Making Connections

Posted on December 8, 2011


I am in Baltimore at the 2011 Arbitron Client Conference and Jacobs Media Seminar which is full of great speakers and interesting presentations I’m confident will spark a number of great blog posts… next week. In the meantime, you can keep up with the biggest developments at the seminar by following @arbprogramming on Twitter.

While I travel I have engaged a few good friends, who are great broadcasters, to share their thoughts in a series of guest posts starting with today’s observations by Christine “Electra” Pawlak,who, until recently, was the most consistently successful host on Q101/Chicago. Christine’s success as a talent comes from her engaging personality and understanding of how to cultivate a loyal, enagaged audience who tuned in to hear her observations about music, pop culture and life.

Christine is currently deciding on her next career direction. Whatever she chooses I hope it involves creating content because she is one of the best true personalities I’ve worked with.

Anyone can learn to run a board, read liners, or execute on-air contests.

Anyone can read a local news story or rant about the poor performance of a local sports team.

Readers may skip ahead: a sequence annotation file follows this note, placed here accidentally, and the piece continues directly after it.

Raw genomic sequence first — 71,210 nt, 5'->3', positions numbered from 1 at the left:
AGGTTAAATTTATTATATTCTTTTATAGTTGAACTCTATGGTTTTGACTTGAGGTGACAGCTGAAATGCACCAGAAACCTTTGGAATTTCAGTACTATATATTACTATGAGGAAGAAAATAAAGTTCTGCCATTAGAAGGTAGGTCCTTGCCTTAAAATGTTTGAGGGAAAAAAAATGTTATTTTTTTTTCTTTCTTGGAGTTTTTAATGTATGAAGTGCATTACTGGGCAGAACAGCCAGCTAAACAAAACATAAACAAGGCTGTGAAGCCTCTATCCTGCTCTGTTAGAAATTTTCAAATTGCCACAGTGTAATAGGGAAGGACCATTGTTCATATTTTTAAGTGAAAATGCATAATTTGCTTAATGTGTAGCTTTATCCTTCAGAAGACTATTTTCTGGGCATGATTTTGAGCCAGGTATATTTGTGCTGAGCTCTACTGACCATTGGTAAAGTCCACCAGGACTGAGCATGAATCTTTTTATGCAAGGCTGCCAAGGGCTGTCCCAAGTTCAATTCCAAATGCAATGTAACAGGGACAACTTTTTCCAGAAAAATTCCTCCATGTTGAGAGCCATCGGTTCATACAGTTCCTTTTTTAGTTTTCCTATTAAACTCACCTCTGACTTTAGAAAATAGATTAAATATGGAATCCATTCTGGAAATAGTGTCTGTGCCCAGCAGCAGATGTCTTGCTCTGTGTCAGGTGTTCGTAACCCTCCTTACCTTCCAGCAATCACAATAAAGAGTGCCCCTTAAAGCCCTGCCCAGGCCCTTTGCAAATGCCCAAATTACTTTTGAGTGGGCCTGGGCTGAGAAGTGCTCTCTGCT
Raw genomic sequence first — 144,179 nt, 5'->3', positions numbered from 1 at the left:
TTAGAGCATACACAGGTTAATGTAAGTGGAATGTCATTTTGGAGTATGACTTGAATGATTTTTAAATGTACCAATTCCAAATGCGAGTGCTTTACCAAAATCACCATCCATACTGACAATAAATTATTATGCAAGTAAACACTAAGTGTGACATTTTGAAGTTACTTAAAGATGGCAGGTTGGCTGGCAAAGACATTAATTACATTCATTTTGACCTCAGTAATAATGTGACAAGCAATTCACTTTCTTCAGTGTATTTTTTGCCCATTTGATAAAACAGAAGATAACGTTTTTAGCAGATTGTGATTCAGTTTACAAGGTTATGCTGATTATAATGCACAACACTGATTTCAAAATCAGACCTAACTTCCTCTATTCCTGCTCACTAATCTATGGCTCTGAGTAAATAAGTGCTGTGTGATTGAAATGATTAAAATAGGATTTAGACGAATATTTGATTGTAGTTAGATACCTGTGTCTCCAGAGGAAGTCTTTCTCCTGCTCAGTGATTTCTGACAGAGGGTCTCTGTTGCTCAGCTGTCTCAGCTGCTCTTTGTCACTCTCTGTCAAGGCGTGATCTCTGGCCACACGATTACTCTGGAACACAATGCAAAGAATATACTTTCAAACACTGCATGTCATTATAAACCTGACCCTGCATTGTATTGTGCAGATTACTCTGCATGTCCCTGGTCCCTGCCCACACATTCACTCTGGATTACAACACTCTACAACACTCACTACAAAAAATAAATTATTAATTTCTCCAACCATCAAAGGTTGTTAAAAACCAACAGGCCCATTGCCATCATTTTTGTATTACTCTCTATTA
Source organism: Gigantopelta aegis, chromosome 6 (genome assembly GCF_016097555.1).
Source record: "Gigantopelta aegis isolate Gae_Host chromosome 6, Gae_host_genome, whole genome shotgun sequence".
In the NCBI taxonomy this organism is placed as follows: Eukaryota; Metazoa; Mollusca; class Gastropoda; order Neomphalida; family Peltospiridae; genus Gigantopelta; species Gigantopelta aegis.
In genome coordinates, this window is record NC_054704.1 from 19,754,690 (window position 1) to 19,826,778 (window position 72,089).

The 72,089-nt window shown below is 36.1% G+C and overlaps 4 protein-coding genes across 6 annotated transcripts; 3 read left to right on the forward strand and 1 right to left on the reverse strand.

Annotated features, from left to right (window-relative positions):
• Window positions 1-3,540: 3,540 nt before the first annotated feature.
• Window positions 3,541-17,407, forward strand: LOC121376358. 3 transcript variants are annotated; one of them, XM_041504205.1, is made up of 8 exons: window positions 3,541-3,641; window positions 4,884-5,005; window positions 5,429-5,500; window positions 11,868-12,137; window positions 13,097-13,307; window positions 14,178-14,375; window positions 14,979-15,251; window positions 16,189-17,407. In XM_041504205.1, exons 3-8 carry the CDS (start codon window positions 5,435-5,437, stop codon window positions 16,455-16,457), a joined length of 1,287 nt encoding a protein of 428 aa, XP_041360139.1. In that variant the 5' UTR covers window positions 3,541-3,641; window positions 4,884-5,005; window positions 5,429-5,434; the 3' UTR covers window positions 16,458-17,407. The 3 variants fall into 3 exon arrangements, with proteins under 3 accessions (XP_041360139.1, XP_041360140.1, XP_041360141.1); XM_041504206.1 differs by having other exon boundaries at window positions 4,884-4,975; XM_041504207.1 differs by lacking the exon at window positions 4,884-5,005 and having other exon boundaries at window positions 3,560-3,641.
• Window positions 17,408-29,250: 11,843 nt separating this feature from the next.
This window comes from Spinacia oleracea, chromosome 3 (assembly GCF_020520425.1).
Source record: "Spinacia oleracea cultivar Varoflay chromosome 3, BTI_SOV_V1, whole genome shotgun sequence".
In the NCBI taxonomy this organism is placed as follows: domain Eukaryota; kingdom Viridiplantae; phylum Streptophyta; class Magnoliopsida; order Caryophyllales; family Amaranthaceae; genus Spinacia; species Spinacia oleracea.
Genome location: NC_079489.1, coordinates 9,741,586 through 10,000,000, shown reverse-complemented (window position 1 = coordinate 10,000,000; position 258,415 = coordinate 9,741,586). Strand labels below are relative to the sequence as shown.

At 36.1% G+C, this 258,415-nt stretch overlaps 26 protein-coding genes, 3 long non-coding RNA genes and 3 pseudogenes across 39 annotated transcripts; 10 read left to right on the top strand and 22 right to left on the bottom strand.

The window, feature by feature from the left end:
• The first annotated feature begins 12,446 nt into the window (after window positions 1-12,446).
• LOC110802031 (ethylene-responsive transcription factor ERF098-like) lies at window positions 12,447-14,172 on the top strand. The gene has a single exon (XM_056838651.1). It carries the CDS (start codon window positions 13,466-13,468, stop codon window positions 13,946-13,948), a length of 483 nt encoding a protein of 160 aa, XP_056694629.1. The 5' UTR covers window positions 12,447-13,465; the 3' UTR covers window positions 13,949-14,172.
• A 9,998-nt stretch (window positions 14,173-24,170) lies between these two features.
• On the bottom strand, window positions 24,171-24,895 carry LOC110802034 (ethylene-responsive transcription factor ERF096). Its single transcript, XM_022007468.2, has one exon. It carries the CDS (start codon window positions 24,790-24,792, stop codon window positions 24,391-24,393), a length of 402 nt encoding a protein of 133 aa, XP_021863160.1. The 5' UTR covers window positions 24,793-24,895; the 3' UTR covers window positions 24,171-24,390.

Anyone can talk in front of a microphone.

So what sets great air talent apart from the rest? It’s the ability to connect with listeners.

When I was a student DJ at WBRU in Providence, I learned to talk TO listeners, not AT them. There might be thousands of people listening, but each one is listening individually.

A fellow DJ advised me to keep a picture of a friend or family member around during my shows. When I turned on the microphone, I would look at that picture and pretend I was talking to that person. I chose a picture of my father.

Talking to his picture felt silly at first, but it reminded me to focus. The picture reminded me that real people are listening. It also reminded me to talk like myself, not a larger-than-life character, hiding behind a microphone.

I stopped bringing a picture into the studio not long after I graduated. I soon developed a new habit: looking at whoever happened to be in the studio with me.

At Q101, that person was usually our promotions director, Jeannine.

When she smiled or laughed at my jokes, or nodded at my observations, I imagined someone in their car or office doing the same thing.

When you talk to a listener like you talk to the people who are closest to you, you can build a real connection.

We think about our friends even when they’re not around; listeners can learn to think of you in the same way.

And when they do, they’ll make a point to listen.